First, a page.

Symmetry in God’s Justice in Divine Comedy essay

An Eye for an Eye and a tooth for a tooth is the biblical formation. Dante creates the various levels of the Inferno in accordance to this norm. A lot of the vivid imagery and the detailed architecture of Hell that Dante conjures in his divine comedy is derived from this basic principle. The division of Hell into several segments and layers with each specializing in the punishments meted out to those who committed a particular sin is based on the symmetrical justice that God envisions for sinners. Giustizia mosse il mio alto fattore: fecemi la divina podestate, la somma sapienza e ‘l primo amore.

(Dante 3. 004-006) Justice incited my sublime Creator; Created me divine Omnipotence, The highest Wisdom and the primal Love. (Longfellow. 3. 004-006) This declaration at the outset negates any form of questioning. It is as though Dante is denying any justifications for his own picture of Hell as God says that he had created hell at the behest of Justice and in the lines following these he says that there was nothing before Him as He created all this. Therefore, it is the duty of the reader to accept the depiction of Hell without too many questions about the structure or logic.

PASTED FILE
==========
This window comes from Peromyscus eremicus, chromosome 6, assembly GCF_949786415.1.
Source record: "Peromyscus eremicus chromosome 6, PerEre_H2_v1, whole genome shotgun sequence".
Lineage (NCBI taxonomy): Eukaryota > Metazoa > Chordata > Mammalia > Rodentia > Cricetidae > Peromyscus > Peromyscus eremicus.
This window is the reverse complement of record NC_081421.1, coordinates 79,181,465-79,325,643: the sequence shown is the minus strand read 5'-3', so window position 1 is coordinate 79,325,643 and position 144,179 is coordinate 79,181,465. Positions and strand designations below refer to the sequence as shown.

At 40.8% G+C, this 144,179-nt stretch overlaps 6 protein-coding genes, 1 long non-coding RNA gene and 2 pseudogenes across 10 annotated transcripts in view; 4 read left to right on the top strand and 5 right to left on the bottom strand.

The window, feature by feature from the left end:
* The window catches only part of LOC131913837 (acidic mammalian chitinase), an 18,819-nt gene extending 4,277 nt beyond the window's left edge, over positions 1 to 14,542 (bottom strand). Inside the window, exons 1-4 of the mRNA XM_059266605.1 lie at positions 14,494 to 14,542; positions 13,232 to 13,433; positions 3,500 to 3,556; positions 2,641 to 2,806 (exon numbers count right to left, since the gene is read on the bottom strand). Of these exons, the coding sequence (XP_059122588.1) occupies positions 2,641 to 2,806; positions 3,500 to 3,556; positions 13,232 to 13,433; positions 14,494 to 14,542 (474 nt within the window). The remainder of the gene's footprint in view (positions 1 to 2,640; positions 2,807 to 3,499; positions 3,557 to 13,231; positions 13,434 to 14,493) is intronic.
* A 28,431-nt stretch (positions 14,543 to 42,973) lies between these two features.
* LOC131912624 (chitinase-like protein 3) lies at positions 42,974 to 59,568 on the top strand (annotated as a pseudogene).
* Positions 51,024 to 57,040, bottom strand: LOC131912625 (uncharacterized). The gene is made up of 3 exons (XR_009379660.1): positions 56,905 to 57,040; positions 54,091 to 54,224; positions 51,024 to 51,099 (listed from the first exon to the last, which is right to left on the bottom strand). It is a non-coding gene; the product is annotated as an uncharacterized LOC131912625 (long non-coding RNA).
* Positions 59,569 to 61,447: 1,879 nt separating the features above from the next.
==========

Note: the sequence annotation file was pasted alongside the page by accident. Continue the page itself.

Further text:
However, Dante has taken pains to device a structure for Hell which ultimately corresponds to two logical streams of justice 1. Hell works on the principle of “lex talionis” 2. The degree of retribution is decided by the gravity of sin as contradiction of God’ Will. As H. W. Longfellow writes in his Introduction to his translation of Divine Comedy. “The most important rule in the Inferno, as well as in Purgatory and Paradise, is that Dante makes the rules”(Longfellow, xxxiv) and these rules follow a high degree of symmetry as far as their violation f God’s will is concerned.

As Mark Musa points out in his introduction to Dante’s Divine Comedy, quoting Dante’s letter to Can Grande, “ If the work is to be taken allegorically, the subject is “Man- as, according to his merits or demerits in the exercise of his free will, he is subject to reward or punishment by justice…”(Musa p. 1) “This idea of punishment as a counter penalty for one’s actions is discussed by one of the victims of the most gruesome and horrifying of all of the creative punishments that Dante envisions.